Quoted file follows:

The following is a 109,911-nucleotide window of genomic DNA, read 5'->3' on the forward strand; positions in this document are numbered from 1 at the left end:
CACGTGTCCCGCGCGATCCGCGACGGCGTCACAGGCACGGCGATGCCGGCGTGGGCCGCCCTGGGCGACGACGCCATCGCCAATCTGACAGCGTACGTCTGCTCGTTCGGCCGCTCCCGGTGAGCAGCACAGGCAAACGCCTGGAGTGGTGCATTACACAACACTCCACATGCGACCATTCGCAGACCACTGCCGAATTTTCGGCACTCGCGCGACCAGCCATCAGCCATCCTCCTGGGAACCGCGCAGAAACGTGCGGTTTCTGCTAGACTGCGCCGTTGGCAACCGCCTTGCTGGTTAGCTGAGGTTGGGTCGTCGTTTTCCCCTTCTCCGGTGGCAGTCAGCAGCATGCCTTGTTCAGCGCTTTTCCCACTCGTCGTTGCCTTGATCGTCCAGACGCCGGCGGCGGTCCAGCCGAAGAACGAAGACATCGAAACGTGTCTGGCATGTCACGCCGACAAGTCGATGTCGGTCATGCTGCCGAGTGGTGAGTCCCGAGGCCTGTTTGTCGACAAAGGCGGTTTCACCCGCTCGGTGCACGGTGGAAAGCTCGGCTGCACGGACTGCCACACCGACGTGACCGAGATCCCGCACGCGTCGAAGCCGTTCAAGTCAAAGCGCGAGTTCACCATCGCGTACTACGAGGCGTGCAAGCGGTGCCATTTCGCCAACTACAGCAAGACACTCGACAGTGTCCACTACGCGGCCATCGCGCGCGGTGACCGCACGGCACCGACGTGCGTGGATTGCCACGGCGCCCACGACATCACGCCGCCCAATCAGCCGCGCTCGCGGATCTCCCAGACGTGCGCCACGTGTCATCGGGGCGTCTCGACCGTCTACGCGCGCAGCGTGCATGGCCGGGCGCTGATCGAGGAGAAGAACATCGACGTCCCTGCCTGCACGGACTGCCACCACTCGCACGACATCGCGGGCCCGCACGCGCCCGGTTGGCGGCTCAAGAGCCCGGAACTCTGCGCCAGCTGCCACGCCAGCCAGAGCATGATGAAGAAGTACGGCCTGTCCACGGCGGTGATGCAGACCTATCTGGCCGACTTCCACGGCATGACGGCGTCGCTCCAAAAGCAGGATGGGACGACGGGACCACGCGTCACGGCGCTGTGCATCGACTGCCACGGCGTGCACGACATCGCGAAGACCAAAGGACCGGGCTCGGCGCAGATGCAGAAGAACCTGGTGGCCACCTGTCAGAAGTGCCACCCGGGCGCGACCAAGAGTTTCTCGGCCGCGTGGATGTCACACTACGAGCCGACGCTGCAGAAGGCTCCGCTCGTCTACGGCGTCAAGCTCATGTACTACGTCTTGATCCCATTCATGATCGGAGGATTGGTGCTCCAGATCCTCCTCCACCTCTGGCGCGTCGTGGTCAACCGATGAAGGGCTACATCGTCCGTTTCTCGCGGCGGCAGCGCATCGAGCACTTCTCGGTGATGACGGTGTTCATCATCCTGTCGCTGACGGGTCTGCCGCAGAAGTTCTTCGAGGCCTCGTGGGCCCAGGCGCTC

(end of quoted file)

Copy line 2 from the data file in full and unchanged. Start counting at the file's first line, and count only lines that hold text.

CACGTGTCCCGCGCGATCCGCGACGGCGTCACAGGCACGGCGATGCCGGCGTGGGCCGCCCTGGGCGACGACGCCATCGCCAATCTGACAGCGTACGTCTGCTCGTTCGGCCGCTCCCGGTGAGCAGCACAGGCAAACGCCTGGAGTGGTGCATTACACAACACTCCACATGCGACCATTCGCAGACCACTGCCGAATTTTCGGCACTCGCGCGACCAGCCATCAGCCATCCTCCTGGGAACCGCGCAGAAACGTGCGGTTTCTGCTAGACTGCGCCGTTGGCAACCGCCTTGCTGGTTAGCTGAGGTTGGGTCGTCGTTTTCCCCTTCTCCGGTGGCAGTCAGCAGCATGCCTTGTTCAGCGCTTTTCCCACTCGTCGTTGCCTTGATCGTCCAGACGCCGGCGGCGGTCCAGCCGAAGAACGAAGACATCGAAACGTGTCTGGCATGTCACGCCGACAAGTCGATGTCGGTCATGCTGCCGAGTGGTGAGTCCCGAGGCCTGTTTGTCGACAAAGGCGGTTTCACCCGCTCGGTGCACGGTGGAAAGCTCGGCTGCACGGACTGCCACACCGACGTGACCGAGATCCCGCACGCGTCGAAGCCGTTCAAGTCAAAGCGCGAGTTCACCATCGCGTACTACGAGGCGTGCAAGCGGTGCCATTTCGCCAACTACAGCAAGACACTCGACAGTGTCCACTACGCGGCCATCGCGCGCGGTGACCGCACGGCACCGACGTGCGTGGATTGCCACGGCGCCCACGACATCACGCCGCCCAATCAGCCGCGCTCGCGGATCTCCCAGACGTGCGCCACGTGTCATCGGGGCGTCTCGACCGTCTACGCGCGCAGCGTGCATGGCCGGGCGCTGATCGAGGAGAAGAACATCGACGTCCCTGCCTGCACGGACTGCCACCACTCGCACGACATCGCGGGCCCGCACGCGCCCGGTTGGCGGCTCAAGAGCCCGGAACTCTGCGCCAGCTGCCACGCCAGCCAGAGCATGATGAAGAAGTACGGCCTGTCCACGGCGGTGATGCAGACCTATCTGGCCGACTTCCACGGCATGACGGCGTCGCTCCAAAAGCAGGATGGGACGACGGGACCACGCGTCACGGCGCTGTGCATCGACTGCCACGGCGTGCACGACATCGCGAAGACCAAAGGACCGGGCTCGGCGCAGATGCAGAAGAACCTGGTGGCCACCTGTCAGAAGTGCCACCCGGGCGCGACCAAGAGTTTCTCGGCCGCGTGGATGTCACACTACGAGCCGACGCTGCAGAAGGCTCCGCTCGTCTACGGCGTCAAGCTCATGTACTACGTCTTGATCCCATTCATGATCGGAGGATTGGTGCTCCAGATCCTCCTCCACCTCTGGCGCGTCGTGGTCAACCGATGAAGGGCTACATCGTCCGTTTCTCGCGGCGGCAGCGCATCGAGCACTTCTCGGTGATGACGGTGTTCATCATCCTGTCGCTGACGGGTCTGCCGCAGAAGTTCTTCGAGGCCTCGTGGGCCCAGGCGCTC